I just moved ogre.com and all my other sites to a new ISP, http://cari.net/ . So far so good, excellent system, nice bandwidth, all at a very reasonable price. Oh, and their setup time was really fast. The IP they gave me was mostly "clean", although the netblock they have is blocked by Yahoo, which fortunately isn't a problem for me, and I managed to quickly get my IP unblocked.
All in all, I'm very happy so far.
Way back when, I grew up on a PDP-11 running BSD-2.9, using VT100 terminals. This was such a joy to use compared to the DEC-20's running TOPS-20. On this system, there was this little tool called "box", that to my astonishment, would draw a very nice looking box around arbitrary text. I obviously put this into my .login file, pipe'ing fortune through it. I could never find this tool on any "modern" Unix (Linux) systems, so I decided last night to write one in perl. Attached below is the end result, Enjoy!
We recently got DSL to use as a backup to our cable modem, since both of us work out of our home, being without network even for a short time is unacceptable. Being used to cable modem for quite a while now (we get a very good deal from US Cable, with high upload and download speed), I have to wonder why anyone would pick DSL. I did some fairly large downloads on the DSL, and noticed ping latency skyrocketing for other traffic. making things like interactive logins etc. pretty much useless. Round trip times went from around 80ms to well over 1,000, with a "load" on the DSL at about 500KB/sec. I've never seen anything like this on any of my cable modems....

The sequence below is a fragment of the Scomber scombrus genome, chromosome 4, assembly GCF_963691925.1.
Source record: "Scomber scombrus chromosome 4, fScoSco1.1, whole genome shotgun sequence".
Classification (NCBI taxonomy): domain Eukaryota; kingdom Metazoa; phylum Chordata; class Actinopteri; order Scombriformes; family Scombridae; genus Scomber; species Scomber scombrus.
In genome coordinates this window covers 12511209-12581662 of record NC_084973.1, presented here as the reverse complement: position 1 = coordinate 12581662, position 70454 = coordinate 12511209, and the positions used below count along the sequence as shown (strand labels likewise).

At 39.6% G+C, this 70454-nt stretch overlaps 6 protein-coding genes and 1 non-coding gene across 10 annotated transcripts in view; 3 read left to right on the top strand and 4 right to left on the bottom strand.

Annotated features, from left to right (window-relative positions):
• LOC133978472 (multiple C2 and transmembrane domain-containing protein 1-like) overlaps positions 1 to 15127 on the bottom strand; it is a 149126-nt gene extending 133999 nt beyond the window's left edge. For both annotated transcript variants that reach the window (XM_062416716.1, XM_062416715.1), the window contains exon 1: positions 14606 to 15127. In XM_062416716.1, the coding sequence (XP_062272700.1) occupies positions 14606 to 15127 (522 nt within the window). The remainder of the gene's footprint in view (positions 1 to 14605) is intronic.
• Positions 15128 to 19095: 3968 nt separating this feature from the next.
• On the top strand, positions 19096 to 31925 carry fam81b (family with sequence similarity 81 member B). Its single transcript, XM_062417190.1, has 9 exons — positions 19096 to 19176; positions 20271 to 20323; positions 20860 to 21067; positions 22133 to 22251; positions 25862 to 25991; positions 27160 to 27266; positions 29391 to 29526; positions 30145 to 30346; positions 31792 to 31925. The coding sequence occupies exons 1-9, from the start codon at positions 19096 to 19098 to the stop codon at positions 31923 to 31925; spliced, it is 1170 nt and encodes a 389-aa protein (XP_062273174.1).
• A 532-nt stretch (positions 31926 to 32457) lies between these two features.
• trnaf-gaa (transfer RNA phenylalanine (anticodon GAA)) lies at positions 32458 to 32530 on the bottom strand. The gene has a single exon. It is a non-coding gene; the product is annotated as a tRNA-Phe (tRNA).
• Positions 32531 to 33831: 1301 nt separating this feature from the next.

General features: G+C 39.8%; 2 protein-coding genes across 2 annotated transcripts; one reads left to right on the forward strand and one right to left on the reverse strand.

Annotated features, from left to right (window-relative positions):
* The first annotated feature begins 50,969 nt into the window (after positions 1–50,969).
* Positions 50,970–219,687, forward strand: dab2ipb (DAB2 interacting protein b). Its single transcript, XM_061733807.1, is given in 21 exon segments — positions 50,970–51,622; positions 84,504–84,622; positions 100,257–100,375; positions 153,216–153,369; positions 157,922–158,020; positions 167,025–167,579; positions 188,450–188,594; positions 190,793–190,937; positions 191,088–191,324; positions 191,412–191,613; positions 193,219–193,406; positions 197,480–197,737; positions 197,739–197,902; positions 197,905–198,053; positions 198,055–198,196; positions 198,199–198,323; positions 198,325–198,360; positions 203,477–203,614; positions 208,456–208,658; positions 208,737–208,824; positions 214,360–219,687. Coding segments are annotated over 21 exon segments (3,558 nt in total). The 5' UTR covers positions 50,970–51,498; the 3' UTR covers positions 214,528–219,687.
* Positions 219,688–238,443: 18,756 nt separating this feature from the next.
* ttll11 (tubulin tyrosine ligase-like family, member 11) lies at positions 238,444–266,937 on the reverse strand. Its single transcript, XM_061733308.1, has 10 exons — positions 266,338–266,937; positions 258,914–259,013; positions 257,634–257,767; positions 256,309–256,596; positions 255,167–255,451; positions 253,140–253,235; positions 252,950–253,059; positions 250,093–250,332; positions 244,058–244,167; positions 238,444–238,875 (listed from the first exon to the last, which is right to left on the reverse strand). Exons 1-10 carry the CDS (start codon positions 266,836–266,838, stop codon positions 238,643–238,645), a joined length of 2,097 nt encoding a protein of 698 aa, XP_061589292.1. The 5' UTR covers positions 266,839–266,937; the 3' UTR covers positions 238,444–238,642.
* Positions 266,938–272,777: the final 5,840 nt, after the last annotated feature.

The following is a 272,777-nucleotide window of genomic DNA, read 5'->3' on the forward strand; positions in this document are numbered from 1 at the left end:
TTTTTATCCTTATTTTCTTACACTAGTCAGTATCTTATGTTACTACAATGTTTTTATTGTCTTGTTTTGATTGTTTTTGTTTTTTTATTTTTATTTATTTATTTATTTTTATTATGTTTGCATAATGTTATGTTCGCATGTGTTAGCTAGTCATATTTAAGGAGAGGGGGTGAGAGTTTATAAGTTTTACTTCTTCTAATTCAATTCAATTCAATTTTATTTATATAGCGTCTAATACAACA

See the attached graphs for the inconvenient DSL truth.
I'm a long time Thunderbird user, and it does almost everything that I'd expect from a Mail client. When I got my iPhone, I switched to use [http://calendar.google.com Google calendar], because of it's nice interface to export and access calendars (using XML or iCal). [http://www.mozilla.org/projects/calendar/ Lightning 0.7], the Thunderbird Calendar plugin, is now out, so I decided to give it a spin again. Oh man, the new GUI has improved a '''lot''', props to the designers here. On top of that, the [https://addons.mozilla.org/en-US/thunderbird/addon/4631 Google Provider] for Thunderbird also shipped a new update, 0.3, and it works great with the new Lightining version.
Using these new version, I now have a true two way synchronization with my main calendar (Google). I can see upcoming events easily, I get alerts from Thunderbirds of upcoming events. And best of all, when I get one of those pesky Outlook invitations, Thunderbird now shows it nicely formatted (readable), and I can instantly accept or decline the meeting invitation. Since this updates my Google calendar in real-time, my iPhone also gets the calendar events, using the nice iCalendar / iPhone synchronization modules on my Mac.
All in all, I'm very pleased with this setup, take a look at it if you need a professional Calendar solution, and don't want to switch to Outlook and Exchange.
What's new in Python? Here are a few interesting links and articles about Pythom.